The Chicago White Sox decided yesterday to not offer veteran catcher A.J. Pierzynski arbitration. In doing so, they appear to be following the advice of singer-songwriter-tantric-lover Sting, who once famously sang to tepid jazz-rock accompaniment, "If you love somebody, set them free." In explaining the move, GM Kenny Williams told reporters:
We felt that if we did offer arbitration to A.J. and there were [compensation draft] picks involved that it would potentially hurt a guy that is loyal to us and has been a stud behind the plate and brings it every day.
Be that as it may, A.J. is also a stud who will be 35 on Opening Day 2011 and who just suffered through the worst offensive season of his career. What makes such a statement seem all the more awkward is that Williams did offer arbitration to first baseman Paul Konerko (who, arguably, just had his best career offensive year so far) and reliever J.J. Putz (who also had a fine, fine year out of the pen). Where's the respect for them?
Before you jump down Kenny's throat, Sox fans, realize that he does have a point.While the market is flush with slugging first basemen, and there's always a variety of relievers about, tried-and-true catchers like A.J. are in short supply. One might point to the Florida Marlins' recent three-year deal with John Buck (who?) and, of course, the substantial contract that the Detroit Tigers just awarded Victor Martinez. They call it a "premium position" for a reason -- A.J. could, conceivably, get a sweetheart deal somewhere else.
Plus, all three players (Pierzyski, Konerko and Putz) are "Type A" free agents. So the Sox will still have a shot at some good, compensation draft picks if Konerko and Putz opt to go elsewhere. And don't write A.J. off completely -- Willliams could still sign him to a one-year deal at an amount lower than he would have received via arbitration. Pierzynski could even get another extended contract.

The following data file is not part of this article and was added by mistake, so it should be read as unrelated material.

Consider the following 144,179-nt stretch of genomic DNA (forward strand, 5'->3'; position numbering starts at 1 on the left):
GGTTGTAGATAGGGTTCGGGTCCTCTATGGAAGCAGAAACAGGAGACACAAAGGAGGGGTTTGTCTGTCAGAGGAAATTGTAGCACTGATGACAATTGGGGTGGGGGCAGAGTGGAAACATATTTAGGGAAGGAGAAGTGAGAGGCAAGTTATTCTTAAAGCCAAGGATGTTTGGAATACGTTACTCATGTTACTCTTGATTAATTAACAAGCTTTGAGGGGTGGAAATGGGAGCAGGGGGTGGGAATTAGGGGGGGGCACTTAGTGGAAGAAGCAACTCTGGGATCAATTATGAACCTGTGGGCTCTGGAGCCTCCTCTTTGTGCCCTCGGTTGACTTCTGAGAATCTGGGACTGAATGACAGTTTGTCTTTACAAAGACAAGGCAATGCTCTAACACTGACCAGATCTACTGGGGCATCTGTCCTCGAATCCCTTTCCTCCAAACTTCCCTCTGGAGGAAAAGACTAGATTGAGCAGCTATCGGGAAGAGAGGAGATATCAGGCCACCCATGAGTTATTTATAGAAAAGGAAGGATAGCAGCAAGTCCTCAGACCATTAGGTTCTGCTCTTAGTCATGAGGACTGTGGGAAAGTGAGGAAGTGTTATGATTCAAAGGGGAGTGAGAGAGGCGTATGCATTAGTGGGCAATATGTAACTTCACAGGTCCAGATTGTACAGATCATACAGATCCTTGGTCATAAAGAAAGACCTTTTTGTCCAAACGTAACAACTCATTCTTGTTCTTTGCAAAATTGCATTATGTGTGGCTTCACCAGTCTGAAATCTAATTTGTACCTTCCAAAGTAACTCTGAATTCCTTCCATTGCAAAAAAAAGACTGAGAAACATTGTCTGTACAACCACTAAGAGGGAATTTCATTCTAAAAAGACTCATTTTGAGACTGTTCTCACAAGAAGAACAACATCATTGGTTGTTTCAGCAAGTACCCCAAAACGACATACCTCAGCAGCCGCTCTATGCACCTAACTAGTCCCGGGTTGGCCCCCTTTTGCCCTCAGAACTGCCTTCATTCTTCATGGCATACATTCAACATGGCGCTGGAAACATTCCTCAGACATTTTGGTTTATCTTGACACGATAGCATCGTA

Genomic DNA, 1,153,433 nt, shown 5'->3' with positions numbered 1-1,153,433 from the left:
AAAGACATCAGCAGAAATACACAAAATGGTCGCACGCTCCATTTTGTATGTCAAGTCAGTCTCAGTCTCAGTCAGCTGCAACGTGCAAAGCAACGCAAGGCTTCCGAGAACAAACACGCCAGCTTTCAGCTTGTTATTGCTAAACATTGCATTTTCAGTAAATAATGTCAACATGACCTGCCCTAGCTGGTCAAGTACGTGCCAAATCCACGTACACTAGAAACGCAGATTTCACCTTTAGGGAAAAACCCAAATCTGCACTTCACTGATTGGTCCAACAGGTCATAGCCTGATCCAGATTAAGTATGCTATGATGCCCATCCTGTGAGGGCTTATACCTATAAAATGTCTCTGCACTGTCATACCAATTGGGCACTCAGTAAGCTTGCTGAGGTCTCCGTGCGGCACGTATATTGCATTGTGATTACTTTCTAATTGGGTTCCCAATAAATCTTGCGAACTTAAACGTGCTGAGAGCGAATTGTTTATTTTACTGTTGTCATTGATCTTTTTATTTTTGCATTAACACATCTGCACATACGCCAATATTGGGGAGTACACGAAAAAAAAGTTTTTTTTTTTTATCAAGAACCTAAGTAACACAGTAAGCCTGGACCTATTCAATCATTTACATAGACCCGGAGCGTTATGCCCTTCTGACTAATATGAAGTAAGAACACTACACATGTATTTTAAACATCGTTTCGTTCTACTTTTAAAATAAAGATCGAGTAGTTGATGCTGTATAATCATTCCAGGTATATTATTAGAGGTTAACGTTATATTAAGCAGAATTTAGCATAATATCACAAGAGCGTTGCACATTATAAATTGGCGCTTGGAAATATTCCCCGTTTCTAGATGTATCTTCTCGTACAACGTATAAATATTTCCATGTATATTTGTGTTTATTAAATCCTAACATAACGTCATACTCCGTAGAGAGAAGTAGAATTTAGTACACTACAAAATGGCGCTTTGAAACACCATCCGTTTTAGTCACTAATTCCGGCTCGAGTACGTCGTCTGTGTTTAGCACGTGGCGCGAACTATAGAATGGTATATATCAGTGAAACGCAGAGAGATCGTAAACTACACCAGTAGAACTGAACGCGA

Of course, the 300 lb. gorilla in the room is rookie catcher Tyler Flowers. (He's actually 245 lbs. per his Fangraphs page.) The timing may seem perfect to slot the 25-year-old right-handed-hitting slugger into the Sox starting lineup and give him 450 to 500 plate appearances or so to finally prove his mettle. But Flowers struggled mightily at Triple A Charlotte in 2010 and did next to nothing during his September call-up.
Meanwhile, A.J. is, well. A.J. He's "2005 World Series" A.J. He's "get under the skin and into the heads of opposing players" A.J. He's "go-to guy in the clubhouse" A.J. Many believe the comfort of the Sox talented pitching staff depends on having Pierzynski behind the plate for them. And, perhaps most important of all, manager Ozzie Guillen loves A.J. Or so it would seem based on his refusal to bench Pierzynski for any meaningful period of time during his harrowing slumps of this past season.
Basically, it's chemistry vs. aging curve on the South Side. And it will be interesting to see how Kenny Williams plays his next hand in this ongoing game of cards.